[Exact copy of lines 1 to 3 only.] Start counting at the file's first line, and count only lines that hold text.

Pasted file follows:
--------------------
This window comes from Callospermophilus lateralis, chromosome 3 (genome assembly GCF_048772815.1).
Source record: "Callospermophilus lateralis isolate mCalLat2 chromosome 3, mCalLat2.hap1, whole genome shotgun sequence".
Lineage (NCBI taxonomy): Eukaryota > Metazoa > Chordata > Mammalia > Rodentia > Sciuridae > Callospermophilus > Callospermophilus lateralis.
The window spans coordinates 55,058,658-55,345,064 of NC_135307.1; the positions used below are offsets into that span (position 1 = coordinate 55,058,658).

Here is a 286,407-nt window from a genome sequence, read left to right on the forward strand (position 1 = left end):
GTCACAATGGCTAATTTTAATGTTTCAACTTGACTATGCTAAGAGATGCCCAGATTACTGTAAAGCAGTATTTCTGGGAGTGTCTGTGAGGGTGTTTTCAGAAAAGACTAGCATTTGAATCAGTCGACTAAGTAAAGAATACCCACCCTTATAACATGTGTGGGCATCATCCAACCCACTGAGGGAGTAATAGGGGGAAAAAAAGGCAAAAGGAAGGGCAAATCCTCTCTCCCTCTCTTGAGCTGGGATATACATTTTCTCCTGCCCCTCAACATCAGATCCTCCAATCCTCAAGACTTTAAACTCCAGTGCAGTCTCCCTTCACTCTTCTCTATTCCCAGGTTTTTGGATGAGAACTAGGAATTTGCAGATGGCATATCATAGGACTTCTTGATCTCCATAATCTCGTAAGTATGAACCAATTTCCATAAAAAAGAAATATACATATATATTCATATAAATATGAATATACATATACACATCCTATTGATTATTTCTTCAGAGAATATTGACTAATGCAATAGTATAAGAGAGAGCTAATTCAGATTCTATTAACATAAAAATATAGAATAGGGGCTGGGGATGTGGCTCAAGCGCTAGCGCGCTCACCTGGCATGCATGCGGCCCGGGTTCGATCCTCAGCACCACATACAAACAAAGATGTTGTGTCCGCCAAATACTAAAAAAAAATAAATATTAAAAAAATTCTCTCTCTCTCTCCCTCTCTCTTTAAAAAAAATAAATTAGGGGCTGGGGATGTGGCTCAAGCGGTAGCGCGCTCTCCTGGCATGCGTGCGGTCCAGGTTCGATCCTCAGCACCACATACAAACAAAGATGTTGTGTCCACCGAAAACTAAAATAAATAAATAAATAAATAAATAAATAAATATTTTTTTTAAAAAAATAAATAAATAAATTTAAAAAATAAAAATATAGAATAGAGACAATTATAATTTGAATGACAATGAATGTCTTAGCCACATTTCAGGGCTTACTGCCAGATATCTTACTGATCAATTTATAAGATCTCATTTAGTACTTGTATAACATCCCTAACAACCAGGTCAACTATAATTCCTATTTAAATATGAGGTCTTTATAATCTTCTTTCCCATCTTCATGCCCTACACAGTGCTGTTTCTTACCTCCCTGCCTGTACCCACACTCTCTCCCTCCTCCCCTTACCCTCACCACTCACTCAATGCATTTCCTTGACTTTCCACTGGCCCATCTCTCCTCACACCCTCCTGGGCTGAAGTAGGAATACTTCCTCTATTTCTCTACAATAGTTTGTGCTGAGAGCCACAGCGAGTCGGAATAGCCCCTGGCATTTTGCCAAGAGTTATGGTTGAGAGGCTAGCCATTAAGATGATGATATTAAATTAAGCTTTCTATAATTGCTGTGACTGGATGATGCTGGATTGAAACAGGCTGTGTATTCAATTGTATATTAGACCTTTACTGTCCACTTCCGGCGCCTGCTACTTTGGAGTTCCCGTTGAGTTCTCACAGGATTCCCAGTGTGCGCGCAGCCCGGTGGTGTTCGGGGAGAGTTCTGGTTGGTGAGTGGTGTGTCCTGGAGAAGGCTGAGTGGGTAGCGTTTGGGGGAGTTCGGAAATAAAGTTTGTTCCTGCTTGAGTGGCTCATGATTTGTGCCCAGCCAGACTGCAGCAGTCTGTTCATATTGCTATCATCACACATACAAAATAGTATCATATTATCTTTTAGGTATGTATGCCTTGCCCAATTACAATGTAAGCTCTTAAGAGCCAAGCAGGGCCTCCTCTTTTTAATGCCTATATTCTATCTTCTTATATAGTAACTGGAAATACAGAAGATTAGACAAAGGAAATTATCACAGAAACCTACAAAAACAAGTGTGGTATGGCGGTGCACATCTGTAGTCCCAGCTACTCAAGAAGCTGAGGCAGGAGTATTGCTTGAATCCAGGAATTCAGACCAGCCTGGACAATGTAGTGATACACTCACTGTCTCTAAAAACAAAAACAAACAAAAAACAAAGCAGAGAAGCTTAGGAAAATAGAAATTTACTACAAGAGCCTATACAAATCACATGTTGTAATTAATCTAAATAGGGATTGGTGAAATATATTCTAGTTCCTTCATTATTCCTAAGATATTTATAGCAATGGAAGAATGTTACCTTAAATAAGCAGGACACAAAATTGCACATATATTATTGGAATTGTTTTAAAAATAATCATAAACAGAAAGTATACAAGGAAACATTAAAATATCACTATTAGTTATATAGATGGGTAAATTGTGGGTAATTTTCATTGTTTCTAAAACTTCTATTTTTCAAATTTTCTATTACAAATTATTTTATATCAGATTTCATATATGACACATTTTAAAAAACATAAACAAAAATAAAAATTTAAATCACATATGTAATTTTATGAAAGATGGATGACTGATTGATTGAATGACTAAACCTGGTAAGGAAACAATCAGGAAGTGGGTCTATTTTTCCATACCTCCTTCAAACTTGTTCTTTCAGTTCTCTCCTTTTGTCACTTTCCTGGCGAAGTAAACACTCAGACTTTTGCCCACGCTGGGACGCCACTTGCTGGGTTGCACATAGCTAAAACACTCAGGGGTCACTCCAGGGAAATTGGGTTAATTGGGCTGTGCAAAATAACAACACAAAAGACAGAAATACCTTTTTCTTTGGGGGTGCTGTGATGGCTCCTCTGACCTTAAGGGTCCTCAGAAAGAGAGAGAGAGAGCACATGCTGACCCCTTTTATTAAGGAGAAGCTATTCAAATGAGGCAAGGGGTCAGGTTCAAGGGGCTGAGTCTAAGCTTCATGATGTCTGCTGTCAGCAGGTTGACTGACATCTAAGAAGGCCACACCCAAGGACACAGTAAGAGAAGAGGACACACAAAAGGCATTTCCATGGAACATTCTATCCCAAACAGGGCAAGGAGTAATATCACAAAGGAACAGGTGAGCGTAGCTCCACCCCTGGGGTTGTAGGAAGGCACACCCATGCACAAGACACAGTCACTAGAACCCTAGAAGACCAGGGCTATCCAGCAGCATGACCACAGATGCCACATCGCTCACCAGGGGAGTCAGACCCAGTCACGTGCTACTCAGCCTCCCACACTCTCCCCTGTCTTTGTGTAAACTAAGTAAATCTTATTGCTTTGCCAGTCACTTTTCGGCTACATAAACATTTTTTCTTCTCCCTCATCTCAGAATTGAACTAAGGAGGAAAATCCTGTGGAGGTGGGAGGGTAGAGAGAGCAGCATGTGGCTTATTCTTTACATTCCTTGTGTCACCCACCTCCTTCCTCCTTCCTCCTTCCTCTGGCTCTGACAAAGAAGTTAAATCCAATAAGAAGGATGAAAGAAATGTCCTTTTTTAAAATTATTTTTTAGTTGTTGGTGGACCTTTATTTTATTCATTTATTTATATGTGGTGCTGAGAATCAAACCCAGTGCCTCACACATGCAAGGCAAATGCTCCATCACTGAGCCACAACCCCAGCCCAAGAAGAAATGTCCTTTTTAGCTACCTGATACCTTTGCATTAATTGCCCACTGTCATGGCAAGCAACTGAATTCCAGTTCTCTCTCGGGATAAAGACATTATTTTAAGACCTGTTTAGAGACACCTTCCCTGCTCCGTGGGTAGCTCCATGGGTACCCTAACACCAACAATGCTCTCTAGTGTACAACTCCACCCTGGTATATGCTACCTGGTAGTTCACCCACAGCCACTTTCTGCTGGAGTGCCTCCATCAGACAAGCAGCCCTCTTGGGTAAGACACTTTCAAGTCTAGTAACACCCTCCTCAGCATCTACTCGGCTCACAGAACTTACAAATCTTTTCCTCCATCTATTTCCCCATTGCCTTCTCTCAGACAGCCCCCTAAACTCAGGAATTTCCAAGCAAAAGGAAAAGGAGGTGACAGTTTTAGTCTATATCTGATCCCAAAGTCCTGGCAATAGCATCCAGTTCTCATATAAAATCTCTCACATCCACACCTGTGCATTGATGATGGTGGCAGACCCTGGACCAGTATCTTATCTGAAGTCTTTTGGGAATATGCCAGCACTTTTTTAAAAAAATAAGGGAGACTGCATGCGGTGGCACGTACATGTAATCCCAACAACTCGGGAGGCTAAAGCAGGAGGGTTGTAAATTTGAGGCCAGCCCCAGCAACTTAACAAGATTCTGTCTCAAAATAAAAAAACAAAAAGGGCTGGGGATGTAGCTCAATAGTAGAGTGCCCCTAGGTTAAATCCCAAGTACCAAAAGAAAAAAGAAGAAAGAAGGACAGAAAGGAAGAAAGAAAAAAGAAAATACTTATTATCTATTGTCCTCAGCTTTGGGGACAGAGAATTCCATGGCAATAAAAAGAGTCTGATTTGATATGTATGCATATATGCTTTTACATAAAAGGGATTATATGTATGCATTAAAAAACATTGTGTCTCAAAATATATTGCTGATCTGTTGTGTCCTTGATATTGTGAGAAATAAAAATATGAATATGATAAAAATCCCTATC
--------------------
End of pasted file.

This window comes from Callospermophilus lateralis, chromosome 3 (genome assembly GCF_048772815.1).
Source record: "Callospermophilus lateralis isolate mCalLat2 chromosome 3, mCalLat2.hap1, whole genome shotgun sequence".
Lineage (NCBI taxonomy): Eukaryota > Metazoa > Chordata > Mammalia > Rodentia > Sciuridae > Callospermophilus > Callospermophilus lateralis.